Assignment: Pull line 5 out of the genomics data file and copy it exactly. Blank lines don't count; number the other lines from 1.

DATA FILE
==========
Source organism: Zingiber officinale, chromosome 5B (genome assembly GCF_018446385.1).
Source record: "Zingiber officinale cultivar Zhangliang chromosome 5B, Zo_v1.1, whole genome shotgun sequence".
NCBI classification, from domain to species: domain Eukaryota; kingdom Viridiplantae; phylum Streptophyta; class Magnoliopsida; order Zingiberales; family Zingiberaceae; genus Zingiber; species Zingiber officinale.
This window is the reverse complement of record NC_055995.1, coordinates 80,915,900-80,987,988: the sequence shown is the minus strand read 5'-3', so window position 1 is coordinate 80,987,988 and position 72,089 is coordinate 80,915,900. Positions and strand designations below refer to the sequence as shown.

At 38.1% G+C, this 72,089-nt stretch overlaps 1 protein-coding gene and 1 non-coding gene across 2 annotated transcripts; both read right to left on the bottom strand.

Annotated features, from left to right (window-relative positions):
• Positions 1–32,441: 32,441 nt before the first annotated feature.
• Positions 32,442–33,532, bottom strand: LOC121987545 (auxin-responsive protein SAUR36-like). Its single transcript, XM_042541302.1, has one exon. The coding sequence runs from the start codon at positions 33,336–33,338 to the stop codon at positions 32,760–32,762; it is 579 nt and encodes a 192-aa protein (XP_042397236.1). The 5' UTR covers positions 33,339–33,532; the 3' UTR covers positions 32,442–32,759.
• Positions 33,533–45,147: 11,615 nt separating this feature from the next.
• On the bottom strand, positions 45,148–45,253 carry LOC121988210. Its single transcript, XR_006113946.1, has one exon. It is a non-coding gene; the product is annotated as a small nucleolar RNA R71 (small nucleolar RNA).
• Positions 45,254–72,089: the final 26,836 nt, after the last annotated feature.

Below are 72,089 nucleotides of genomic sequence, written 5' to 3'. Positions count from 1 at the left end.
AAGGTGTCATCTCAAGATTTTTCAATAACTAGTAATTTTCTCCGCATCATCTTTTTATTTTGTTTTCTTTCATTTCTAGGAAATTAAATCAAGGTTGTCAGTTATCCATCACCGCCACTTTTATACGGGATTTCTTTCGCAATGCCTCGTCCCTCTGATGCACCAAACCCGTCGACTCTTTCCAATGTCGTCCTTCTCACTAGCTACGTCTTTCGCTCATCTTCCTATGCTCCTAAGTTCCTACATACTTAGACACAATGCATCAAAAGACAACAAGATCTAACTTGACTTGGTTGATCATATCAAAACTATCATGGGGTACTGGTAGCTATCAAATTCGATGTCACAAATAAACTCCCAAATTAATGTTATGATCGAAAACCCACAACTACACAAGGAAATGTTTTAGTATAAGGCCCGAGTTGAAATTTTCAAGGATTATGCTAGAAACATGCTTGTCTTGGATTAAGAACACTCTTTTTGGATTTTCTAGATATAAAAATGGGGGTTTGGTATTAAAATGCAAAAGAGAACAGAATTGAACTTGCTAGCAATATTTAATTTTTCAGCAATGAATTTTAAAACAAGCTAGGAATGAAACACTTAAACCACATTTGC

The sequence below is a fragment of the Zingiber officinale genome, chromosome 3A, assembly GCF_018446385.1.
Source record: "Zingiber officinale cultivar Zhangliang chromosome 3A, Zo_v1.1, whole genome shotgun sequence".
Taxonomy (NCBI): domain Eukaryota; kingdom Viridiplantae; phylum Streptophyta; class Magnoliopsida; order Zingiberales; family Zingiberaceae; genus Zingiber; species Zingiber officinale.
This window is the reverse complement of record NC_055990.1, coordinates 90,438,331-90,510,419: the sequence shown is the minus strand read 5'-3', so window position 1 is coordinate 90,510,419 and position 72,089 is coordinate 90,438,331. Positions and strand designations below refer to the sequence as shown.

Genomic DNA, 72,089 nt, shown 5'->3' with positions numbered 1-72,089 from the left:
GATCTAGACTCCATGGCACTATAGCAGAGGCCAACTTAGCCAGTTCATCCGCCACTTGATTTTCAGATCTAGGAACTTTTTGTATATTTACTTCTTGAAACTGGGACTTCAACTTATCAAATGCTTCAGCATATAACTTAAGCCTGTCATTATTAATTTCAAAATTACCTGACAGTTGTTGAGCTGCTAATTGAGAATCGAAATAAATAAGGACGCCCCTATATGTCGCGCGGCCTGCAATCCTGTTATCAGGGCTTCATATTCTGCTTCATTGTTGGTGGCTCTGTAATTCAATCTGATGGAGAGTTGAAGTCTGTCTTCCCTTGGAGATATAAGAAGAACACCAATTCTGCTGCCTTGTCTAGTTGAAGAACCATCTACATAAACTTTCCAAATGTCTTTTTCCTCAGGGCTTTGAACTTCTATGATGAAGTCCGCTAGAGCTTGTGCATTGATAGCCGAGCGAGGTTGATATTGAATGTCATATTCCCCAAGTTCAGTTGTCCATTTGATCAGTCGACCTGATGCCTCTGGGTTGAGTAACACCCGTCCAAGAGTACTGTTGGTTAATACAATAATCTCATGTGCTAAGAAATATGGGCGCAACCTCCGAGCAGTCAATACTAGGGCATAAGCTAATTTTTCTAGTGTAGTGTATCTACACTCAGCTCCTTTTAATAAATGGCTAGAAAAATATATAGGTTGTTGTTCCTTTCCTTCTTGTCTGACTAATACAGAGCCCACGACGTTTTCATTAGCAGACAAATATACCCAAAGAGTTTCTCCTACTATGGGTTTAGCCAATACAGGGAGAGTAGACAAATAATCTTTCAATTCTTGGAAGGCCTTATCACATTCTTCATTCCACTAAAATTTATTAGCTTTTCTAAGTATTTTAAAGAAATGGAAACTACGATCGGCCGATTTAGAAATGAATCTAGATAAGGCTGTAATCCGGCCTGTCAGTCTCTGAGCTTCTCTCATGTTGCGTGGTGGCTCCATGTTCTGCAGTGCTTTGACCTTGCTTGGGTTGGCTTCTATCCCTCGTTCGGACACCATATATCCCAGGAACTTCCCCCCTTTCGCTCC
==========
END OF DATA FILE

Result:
At 38.1% G+C, this 72,089-nt stretch overlaps 1 protein-coding gene and 1 non-coding gene across 2 annotated transcripts; both read right to left on the bottom strand.